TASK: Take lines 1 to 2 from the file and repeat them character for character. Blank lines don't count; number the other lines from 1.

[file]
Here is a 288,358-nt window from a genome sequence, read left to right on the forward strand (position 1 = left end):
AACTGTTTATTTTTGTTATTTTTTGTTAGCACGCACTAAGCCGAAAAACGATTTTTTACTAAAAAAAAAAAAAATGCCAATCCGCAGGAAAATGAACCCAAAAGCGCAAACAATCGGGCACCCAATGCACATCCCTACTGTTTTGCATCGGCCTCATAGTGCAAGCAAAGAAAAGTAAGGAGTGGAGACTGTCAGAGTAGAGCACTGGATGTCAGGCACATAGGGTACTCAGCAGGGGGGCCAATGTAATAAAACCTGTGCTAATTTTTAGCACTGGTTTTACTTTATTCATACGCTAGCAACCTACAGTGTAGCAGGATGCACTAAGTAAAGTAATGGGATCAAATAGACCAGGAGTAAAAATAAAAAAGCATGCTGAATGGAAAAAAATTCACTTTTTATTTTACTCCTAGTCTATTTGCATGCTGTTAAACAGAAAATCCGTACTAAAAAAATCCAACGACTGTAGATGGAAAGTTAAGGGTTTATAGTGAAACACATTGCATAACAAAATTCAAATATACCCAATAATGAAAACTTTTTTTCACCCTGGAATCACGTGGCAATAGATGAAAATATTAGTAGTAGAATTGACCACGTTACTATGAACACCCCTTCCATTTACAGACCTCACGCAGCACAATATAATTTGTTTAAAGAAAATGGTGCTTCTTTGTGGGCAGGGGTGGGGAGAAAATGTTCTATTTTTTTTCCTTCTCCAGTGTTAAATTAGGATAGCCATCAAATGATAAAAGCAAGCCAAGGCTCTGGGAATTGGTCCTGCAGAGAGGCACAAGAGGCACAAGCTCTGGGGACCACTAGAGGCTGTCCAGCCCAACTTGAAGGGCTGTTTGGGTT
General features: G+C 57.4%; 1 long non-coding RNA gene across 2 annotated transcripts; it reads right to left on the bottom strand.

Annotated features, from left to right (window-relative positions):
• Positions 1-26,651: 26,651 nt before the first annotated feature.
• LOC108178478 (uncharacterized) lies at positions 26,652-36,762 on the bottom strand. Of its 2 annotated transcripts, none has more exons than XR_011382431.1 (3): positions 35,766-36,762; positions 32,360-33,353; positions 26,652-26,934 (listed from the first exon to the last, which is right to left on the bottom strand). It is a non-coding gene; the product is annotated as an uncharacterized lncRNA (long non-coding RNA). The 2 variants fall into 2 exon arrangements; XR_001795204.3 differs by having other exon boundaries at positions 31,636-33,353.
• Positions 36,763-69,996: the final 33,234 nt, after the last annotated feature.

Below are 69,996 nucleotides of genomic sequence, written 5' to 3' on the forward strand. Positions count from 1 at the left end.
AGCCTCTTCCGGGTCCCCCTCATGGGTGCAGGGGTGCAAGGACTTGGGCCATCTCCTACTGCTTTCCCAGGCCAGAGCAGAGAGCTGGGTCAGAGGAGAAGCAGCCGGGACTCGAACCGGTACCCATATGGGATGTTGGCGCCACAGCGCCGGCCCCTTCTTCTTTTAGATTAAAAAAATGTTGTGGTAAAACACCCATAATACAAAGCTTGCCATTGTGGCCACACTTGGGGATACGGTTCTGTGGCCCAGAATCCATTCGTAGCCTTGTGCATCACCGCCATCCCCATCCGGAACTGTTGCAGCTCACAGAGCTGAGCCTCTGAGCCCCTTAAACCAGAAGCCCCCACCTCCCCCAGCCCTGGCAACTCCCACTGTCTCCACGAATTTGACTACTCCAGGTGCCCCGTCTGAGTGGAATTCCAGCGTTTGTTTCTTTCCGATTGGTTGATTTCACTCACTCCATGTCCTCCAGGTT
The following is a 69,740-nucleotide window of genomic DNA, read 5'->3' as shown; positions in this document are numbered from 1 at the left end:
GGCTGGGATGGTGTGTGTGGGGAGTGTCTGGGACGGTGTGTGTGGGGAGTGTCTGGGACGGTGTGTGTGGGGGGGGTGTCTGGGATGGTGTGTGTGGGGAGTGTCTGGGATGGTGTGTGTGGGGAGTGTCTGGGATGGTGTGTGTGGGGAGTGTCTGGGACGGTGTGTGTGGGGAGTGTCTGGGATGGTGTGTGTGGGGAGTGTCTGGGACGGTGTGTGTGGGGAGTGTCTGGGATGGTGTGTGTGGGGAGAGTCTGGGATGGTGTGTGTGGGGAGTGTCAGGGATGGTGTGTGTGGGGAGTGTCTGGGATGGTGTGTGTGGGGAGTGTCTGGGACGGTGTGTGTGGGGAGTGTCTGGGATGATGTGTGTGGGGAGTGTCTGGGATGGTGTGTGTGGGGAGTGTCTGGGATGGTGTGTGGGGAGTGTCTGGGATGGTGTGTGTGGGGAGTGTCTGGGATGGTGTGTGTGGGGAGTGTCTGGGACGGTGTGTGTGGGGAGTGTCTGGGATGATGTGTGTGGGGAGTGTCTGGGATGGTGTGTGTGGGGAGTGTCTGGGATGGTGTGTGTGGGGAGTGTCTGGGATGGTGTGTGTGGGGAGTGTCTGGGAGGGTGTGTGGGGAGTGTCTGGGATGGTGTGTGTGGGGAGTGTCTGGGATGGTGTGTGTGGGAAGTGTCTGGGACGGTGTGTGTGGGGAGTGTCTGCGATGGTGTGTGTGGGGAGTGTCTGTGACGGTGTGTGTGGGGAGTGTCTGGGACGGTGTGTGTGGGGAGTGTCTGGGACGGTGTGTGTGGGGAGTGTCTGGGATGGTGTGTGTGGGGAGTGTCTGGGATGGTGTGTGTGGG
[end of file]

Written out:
Here is a 288,358-nt window from a genome sequence, read left to right on the forward strand (position 1 = left end):
AACTGTTTATTTTTGTTATTTTTTGTTAGCACGCACTAAGCCGAAAAACGATTTTTTACTAAAAAAAAAAAAAATGCCAATCCGCAGGAAAATGAACCCAAAAGCGCAAACAATCGGGCACCCAATGCACATCCCTACTGTTTTGCATCGGCCTCATAGTGCAAGCAAAGAAAAGTAAGGAGTGGAGACTGTCAGAGTAGAGCACTGGATGTCAGGCACATAGGGTACTCAGCAGGGGGGCCAATGTAATAAAACCTGTGCTAATTTTTAGCACTGGTTTTACTTTATTCATACGCTAGCAACCTACAGTGTAGCAGGATGCACTAAGTAAAGTAATGGGATCAAATAGACCAGGAGTAAAAATAAAAAAGCATGCTGAATGGAAAAAAATTCACTTTTTATTTTACTCCTAGTCTATTTGCATGCTGTTAAACAGAAAATCCGTACTAAAAAAATCCAACGACTGTAGATGGAAAGTTAAGGGTTTATAGTGAAACACATTGCATAACAAAATTCAAATATACCCAATAATGAAAACTTTTTTTCACCCTGGAATCACGTGGCAATAGATGAAAATATTAGTAGTAGAATTGACCACGTTACTATGAACACCCCTTCCATTTACAGACCTCACGCAGCACAATATAATTTGTTTAAAGAAAATGGTGCTTCTTTGTGGGCAGGGGTGGGGAGAAAATGTTCTATTTTTTTTCCTTCTCCAGTGTTAAATTAGGATAGCCATCAAATGATAAAAGCAAGCCAAGGCTCTGGGAATTGGTCCTGCAGAGAGGCACAAGAGGCACAAGCTCTGGGGACCACTAGAGGCTGTCCAGCCCAACTTGAAGGGCTGTTTGGGTT